Irish style of cooking.
This is a post long in the making. I’m not just talking about the three months it’s taken me to write this up, no. I’m talking about the fact that this restaurant has been on my radar for well over a year before I actually stepped into its foodie vista. Y’see, I attempted (and failed miserably) to be a vegetarian so when I was initially plotting out my trip to Cork (the city I knew I’d be making home base in) I was hunting for the best vegetarian fare.
People who haven’t been to Cork (let alone Ireland) mightn’t think to connect out of this world vegetarian cuisine with a traditionally meat and potatoes country, but let me be quick to dash any and all assumptions: Cafe Paradiso is not merely a vegetarian restaurant; it is a culinary experience that knows how to work the veg so deliciously it’s almost poetic and no meat is necessary.
I do not want you to think of Cafe Paradiso as a vegetarian only restaurant. It sounds limiting. Truthfully, the food at Cafe Paradiso breaks so many taste bud barriers I think meat would only mar the wonders that master chef and founder Denis Cotter has concocted. This is food for everyone; you do not have to be anything but open minded and ready to have your foodie world rocked to its core.
My first trip to Cafe Paradiso started on a Wednesday early evening. I made a reservation for one but had my friend Steffie guide me because for some reason Ireland really is where the streets have no feckin’ name and totally turns me all about. We parted ways after I spotted the steel blue exterior with foliage etched frosted glass windows. Inside was decorated in muted blues, hardwood floor and comfy seating. Their space is cozy but cleverly used.
I was served a snack of olives and flat crispbread with sesame and pumpkin seeds. Light and tasty – the olives were especially lovely with a bite of brine.
The peanut fluff and cools the chili, but it is the sweet potato and mushrooms that are the real stars, bursting with all of their natural flavor under the harmonious seasoning. The crisps are more for texture than anything else and are a nice contrast to the sea spinach.
The chili is a nice kick but you are not constantly reaching for your water.
“This is what Heaven tastes like,” I told the general manager when she came to check on me.
It was pretty but inviting – short of having EAT ME written all over it. The sauce was so enchanting I had to force myself to put down my fork and savor each bite. It was very difficult not just wolf this dish down. Everything was cooked to perfection: tender potatoes, sweet tomatoes, and asparagus grilled/roasted so flawlessly that I saved the tips for last. The cheese and sauce blend so well you can’t separate them and yet each individual ingredient stands out to my taste buds. The hazelnuts add a wonderful crunch and the herbs are insane; they’re so complimentary.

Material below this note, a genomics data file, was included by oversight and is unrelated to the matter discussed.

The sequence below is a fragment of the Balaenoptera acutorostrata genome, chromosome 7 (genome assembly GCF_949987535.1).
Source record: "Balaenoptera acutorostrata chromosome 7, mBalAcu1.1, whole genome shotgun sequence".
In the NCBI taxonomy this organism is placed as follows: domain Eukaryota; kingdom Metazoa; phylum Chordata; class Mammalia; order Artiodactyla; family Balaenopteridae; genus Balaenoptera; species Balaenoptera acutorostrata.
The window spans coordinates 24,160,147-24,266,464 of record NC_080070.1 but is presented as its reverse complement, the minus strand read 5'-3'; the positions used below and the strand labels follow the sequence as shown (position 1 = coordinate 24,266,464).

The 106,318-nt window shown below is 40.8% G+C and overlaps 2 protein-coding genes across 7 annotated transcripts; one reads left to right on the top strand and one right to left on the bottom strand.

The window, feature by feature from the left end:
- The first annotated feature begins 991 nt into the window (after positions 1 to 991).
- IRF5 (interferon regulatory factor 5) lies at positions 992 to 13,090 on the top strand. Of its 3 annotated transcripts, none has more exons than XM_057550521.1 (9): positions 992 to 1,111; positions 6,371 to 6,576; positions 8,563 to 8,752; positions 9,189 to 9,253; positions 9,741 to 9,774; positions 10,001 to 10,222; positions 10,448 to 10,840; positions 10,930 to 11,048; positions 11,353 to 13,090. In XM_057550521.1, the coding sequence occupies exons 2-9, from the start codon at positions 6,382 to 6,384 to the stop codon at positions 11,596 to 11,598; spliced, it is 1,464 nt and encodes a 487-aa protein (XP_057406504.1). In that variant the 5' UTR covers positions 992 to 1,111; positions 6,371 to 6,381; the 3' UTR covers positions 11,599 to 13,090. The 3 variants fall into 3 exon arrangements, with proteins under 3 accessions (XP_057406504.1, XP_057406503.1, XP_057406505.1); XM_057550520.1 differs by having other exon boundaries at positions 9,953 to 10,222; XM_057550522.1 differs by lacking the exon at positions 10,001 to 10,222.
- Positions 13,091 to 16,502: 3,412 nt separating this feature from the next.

I ate every single bite…oh my goodness.
Their menu changes seasonally to use the freshest ingredients each season has to offer. They have a working relationship with local farm Gort-Na-Nain Farm.
My travel pal Steffie and I managed to make it back on Saturday afternoon to enjoy dessert.
Dessert One: Rhubarb Fool with orange shortbread.
Arriving in a brandy glass, the fool was light, fluffy and sweet (though not abundantly sugary) with a pinch of tartness from the natural flavors of rhubarb.
It was like eating a sweet cloud, not unlike taking a bite out of Care-a-Lot with its toasted meringue shell and fluff on the inside. My first pavlova has set the bar very high!
Some non-veggies don’t realize just how filling and satisfying vegetarian food can be. It’s time to step away from all of the meat and learn all of the wonderful ways our Earth’s fare can accomplish a full meal.
Browse around their website to learn more about Cafe Paradiso’s philosophy, shop, updates, and even some recipes! I can’t wait to purchase Denis Cotter’s cookbooks and be able to attempt these culinary escapades in my own kitchen.
16 Lancaster Quay
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